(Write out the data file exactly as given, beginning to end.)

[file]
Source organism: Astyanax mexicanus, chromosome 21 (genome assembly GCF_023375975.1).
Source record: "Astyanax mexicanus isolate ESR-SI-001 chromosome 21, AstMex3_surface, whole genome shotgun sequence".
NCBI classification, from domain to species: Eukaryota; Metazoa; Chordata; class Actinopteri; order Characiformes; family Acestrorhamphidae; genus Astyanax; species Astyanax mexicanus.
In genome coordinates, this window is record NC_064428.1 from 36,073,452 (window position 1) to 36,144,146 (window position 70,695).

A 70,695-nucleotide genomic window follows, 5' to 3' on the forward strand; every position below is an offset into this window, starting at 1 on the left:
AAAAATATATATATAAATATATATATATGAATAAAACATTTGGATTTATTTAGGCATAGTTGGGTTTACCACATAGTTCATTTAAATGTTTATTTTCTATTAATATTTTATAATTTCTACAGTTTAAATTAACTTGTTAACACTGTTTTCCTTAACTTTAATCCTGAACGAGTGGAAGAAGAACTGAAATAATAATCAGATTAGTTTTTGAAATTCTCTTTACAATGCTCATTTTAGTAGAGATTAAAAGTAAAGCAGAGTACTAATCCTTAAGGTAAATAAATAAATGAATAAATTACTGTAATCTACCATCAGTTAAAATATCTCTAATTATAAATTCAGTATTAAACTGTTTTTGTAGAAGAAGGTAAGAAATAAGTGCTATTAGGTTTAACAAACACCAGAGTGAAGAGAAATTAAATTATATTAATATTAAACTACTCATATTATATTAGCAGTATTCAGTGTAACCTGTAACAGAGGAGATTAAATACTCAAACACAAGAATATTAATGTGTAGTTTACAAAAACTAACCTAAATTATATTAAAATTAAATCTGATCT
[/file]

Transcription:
Source organism: Astyanax mexicanus, chromosome 21 (genome assembly GCF_023375975.1).
Source record: "Astyanax mexicanus isolate ESR-SI-001 chromosome 21, AstMex3_surface, whole genome shotgun sequence".
NCBI classification, from domain to species: Eukaryota; Metazoa; Chordata; class Actinopteri; order Characiformes; family Acestrorhamphidae; genus Astyanax; species Astyanax mexicanus.
In genome coordinates, this window is record NC_064428.1 from 36,073,452 (window position 1) to 36,144,146 (window position 70,695).

A 70,695-nucleotide genomic window follows, 5' to 3' on the forward strand; every position below is an offset into this window, starting at 1 on the left:
AAAAATATATATATAAATATATATATATGAATAAAACATTTGGATTTATTTAGGCATAGTTGGGTTTACCACATAGTTCATTTAAATGTTTATTTTCTATTAATATTTTATAATTTCTACAGTTTAAATTAACTTGTTAACACTGTTTTCCTTAACTTTAATCCTGAACGAGTGGAAGAAGAACTGAAATAATAATCAGATTAGTTTTTGAAATTCTCTTTACAATGCTCATTTTAGTAGAGATTAAAAGTAAAGCAGAGTACTAATCCTTAAGGTAAATAAATAAATGAATAAATTACTGTAATCTACCATCAGTTAAAATATCTCTAATTATAAATTCAGTATTAAACTGTTTTTGTAGAAGAAGGTAAGAAATAAGTGCTATTAGGTTTAACAAACACCAGAGTGAAGAGAAATTAAATTATATTAATATTAAACTACTCATATTATATTAGCAGTATTCAGTGTAACCTGTAACAGAGGAGATTAAATACTCAAACACAAGAATATTAATGTGTAGTTTACAAAAACTAACCTAAATTATATTAAAATTAAATCTGATCT